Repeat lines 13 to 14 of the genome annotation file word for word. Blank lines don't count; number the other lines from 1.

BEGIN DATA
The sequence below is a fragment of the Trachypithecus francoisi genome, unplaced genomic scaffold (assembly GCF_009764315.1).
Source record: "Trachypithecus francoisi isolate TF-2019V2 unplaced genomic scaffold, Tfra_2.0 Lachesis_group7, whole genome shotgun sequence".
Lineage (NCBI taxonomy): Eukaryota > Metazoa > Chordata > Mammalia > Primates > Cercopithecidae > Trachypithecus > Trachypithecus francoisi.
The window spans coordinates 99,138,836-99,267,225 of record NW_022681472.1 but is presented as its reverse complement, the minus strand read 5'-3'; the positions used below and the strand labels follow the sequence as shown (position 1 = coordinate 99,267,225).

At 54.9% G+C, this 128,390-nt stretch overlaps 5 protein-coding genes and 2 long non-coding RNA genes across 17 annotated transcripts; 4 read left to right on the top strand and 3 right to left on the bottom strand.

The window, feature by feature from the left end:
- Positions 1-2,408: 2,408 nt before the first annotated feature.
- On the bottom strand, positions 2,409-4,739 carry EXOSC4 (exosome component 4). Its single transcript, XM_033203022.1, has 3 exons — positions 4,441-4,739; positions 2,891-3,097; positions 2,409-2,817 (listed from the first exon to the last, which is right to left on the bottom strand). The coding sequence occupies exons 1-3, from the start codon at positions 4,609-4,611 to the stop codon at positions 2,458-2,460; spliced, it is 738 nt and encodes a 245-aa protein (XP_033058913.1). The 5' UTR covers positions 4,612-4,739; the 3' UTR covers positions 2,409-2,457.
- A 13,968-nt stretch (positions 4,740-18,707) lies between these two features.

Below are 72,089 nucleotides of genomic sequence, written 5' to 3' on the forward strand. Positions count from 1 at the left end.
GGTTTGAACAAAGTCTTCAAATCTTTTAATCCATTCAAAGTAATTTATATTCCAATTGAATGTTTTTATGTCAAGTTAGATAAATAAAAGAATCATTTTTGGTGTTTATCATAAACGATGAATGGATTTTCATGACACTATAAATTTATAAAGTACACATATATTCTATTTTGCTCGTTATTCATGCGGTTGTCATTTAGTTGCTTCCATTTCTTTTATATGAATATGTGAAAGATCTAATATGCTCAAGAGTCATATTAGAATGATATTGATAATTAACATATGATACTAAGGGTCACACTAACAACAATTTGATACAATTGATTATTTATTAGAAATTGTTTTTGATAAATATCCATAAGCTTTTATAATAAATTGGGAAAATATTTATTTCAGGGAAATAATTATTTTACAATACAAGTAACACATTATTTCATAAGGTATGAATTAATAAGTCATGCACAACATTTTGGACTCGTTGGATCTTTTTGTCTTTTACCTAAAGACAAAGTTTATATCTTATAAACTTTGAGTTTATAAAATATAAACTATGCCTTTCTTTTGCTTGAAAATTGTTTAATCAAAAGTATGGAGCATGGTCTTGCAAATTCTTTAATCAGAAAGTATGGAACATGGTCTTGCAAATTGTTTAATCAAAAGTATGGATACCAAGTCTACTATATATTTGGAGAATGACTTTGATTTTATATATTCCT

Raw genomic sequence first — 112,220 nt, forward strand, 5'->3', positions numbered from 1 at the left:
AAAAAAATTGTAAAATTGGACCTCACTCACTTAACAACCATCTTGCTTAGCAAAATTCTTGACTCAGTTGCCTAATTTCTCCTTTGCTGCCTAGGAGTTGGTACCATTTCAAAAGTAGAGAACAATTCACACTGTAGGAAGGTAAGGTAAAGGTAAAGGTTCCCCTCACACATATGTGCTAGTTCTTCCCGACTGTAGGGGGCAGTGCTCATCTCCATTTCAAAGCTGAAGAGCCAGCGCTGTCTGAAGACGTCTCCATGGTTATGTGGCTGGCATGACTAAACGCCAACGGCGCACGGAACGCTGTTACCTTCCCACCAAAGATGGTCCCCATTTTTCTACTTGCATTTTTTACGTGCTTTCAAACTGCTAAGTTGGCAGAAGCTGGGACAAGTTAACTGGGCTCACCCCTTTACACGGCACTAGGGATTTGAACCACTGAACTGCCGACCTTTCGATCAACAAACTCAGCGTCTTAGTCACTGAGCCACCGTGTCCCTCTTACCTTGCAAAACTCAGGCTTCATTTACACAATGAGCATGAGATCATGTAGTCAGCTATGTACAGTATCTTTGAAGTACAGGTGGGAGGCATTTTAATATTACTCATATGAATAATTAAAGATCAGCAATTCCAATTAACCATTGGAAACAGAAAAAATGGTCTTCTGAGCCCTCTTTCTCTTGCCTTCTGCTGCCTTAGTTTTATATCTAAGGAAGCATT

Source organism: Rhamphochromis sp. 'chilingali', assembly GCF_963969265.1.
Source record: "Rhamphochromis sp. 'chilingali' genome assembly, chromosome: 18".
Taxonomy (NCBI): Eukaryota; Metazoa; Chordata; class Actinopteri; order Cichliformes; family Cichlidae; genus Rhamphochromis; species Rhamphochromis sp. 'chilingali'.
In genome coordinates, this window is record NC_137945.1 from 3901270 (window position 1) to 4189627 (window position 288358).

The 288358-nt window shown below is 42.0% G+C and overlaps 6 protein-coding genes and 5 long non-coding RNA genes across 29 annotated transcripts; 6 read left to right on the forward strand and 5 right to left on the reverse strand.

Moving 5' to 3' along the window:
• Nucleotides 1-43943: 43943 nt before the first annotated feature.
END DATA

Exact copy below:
AAAAAAATTGTAAAATTGGACCTCACTCACTTAACAACCATCTTGCTTAGCAAAATTCTTGACTCAGTTGCCTAATTTCTCCTTTGCTGCCTAGGAGTTGGTACCATTTCAAAAGTAGAGAACAATTCACACTGTAGGAAGGTAAGGTAAAGGTAAAGGTTCCCCTCACACATATGTGCTAGTTCTTCCCGACTGTAGGGGGCAGTGCTCATCTCCATTTCAAAGCTGAAGAGCCAGCGCTGTCTGAAGACGTCTCCATGGTTATGTGGCTGGCATGACTAAACGCCAACGGCGCACGGAACGCTGTTACCTTCCCACCAAAGATGGTCCCCATTTTTCTACTTGCATTTTTTACGTGCTTTCAAACTGCTAAGTTGGCAGAAGCTGGGACAAGTTAACTGGGCTCACCCCTTTACACGGCACTAGGGATTTGAACCACTGAACTGCCGACCTTTCGATCAACAAACTCAGCGTCTTAGTCACTGAGCCACCGTGTCCCTCTTACCTTGCAAAACTCAGGCTTCATTTACACAATGAGCATGAGATCATGTAGTCAGCTATGTACAGTATCTTTGAAGTACAGGTGGGAGGCATTTTAATATTACTCATATGAATAATTAAAGATCAGCAATTCCAATTAACCATTGGAAACAGAAAAAATGGTCTTCTGAGCCCTCTTTCTCTTGCCTTCTGCTGCCTTAGTTTTATATCTAAGGAAGCATT

Source organism: Rhamphochromis sp. 'chilingali', assembly GCF_963969265.1.